25 years, from analogue to digital

February 4th 2015
Nikon F5 50mm f1.8

This year I celebrate 25 years since the sale of the first image in 1990 'Stacked Trams', 2015 also marks 27 years since the capturing of my first image still on sale 'Dive' and 30 years since I picked up my first SLR, in 1985, as a fourteen year old. It has been a magnificent personal adventure to date.  Photography too has been on a great adventure, a renaissance with the explosion of the digital workflow, and without question, 2015 sees digital as the king of the photography world.  

 

I first started using digital professionally in 2004 with release of the Nikon D70, I transitioned from the camera pictured above, the Nikon F (film) 5 to this fantastic 6 megapixel camera.  It was early days, and really the cameras lacked a lot up against their film counterparts, but there were pros to the cons.

 

Cost for the client, no film, turn around times, no labs to come and go to and scanning to digitise, and you could show the customer on the fly what was being captured.  Digital was just ‘too easy’, compared to film and in this impatient, ever fiscally rationalised world, digital was taking over.

 

Every few years the professional level cameras would be upgraded, and with those upgrades came advancements.  Faster, quieter, higher ISO, bigger dynamic range, more pixels, full frame and so on.  The march for camera supremacy amongst the big names, Canon, Nikon, Sony, Fuji, Leica etc, unflaggingly went on.  After over 10 years of innovation there are digital cameras for all budgets, and all needs, for everybody.

 

This is a good thing … yes. For self expression, fun, memories – amazing.

This is a bad thing … yes. For professionals, an explosion of photographers and images in the market place. Stock photography is an example where the economics of photography are so devalued its hard to grasp where that particular part of the industry will end.

 

30 years of photography, the first 20 years with film, chemicals, darkroom, traditional crafted method, things needed to be pretty right in order for photography to work.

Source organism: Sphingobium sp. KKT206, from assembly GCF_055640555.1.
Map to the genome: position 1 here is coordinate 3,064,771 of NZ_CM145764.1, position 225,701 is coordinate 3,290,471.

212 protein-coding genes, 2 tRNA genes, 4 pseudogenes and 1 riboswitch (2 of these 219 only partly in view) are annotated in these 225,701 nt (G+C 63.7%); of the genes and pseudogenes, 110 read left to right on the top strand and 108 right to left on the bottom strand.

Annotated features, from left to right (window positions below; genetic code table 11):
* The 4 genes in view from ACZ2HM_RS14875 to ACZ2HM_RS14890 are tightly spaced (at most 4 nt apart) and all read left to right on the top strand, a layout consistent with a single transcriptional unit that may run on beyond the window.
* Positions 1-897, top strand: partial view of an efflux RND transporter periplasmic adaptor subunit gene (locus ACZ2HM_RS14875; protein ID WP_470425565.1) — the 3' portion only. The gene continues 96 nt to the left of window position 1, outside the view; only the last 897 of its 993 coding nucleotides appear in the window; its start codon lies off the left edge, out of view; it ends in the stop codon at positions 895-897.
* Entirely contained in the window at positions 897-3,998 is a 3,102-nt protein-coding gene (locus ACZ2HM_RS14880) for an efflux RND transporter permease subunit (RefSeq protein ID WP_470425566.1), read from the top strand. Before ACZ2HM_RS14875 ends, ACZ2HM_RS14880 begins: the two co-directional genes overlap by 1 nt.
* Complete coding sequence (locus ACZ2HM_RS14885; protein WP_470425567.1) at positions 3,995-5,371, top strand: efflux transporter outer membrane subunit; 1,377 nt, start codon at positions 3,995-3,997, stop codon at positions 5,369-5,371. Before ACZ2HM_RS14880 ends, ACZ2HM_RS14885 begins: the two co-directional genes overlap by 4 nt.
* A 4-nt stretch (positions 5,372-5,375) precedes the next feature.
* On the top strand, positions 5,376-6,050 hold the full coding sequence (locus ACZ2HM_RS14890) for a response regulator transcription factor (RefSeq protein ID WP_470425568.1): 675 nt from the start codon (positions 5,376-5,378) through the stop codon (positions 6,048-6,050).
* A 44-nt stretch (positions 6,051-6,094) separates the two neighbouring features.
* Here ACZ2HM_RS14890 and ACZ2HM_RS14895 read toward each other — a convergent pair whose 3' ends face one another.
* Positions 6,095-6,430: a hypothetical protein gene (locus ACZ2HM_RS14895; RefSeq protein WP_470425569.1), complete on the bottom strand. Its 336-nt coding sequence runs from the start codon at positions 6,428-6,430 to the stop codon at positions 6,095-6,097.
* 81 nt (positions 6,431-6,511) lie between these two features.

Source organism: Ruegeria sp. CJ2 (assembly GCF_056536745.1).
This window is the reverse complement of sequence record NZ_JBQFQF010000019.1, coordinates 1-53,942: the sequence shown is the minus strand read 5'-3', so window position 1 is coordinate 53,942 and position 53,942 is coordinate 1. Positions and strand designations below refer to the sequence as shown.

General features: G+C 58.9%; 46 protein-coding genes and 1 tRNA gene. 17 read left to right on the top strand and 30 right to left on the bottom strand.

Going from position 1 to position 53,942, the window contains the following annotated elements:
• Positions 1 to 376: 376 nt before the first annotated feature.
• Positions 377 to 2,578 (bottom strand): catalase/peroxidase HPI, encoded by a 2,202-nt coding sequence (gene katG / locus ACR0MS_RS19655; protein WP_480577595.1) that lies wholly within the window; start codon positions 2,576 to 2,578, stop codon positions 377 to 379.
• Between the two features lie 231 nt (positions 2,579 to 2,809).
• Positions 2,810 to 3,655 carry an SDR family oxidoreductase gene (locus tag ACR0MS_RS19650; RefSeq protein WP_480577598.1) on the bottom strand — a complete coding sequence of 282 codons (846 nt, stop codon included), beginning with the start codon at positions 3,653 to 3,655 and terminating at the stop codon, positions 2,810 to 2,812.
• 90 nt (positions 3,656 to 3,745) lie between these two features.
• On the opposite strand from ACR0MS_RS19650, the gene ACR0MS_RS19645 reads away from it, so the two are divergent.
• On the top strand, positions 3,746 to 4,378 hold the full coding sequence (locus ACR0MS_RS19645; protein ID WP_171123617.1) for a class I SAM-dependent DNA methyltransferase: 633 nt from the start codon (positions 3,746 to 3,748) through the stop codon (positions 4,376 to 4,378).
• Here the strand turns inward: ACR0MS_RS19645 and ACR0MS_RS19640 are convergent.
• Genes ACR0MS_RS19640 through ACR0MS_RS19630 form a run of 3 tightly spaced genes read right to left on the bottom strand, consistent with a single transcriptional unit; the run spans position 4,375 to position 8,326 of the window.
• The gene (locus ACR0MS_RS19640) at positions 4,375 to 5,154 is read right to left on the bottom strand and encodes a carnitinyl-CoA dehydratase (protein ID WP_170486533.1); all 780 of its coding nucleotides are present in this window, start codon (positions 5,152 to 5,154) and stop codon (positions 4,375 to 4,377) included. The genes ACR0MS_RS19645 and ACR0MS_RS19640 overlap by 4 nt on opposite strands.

The last 10 years with digital photography, and the rise, rise, rise of the internet, the image, created digitally – is everywhere, and to create, populate and disseminate is just a few button clicks away, from anywhere there is mobile coverage.  Unimaginable 15 years ago. It is truly an alien landscape to a photographer from the 1990’s and before.  

 

So where are we?  Who are we?  What do photographers do to maintain the professionalism and standards of our industry?

 

Be you.

Stick to being you.

Don’t be anybody else.

Have your style.

Show your voice.

Be original.

 

Only a small part of being a commercial photographer is the photography.

It is people.

Understanding.

Communication.

Passion.

Love what you do, without question.

Deliver unequivocally outstanding results.

 

25 years is a long time to work at one thing.

I love what I do so much, and I love the craft, the journey to finding the outcome.

The outcome of capturing moments, which tell stories, capturing that je ne sais quoi, capturing the defining feeling, the feelings, moments, things that make us human.

 

The things which connect us.

 

We want to be connected.

 

I look very much forward to the next 25 years of my craft.  And continuing to search for humanity in all the shapes and colours of the foot print we leave on our precious home. It will be an honor to keep looking for our humanity and to push my limits. Thank you.

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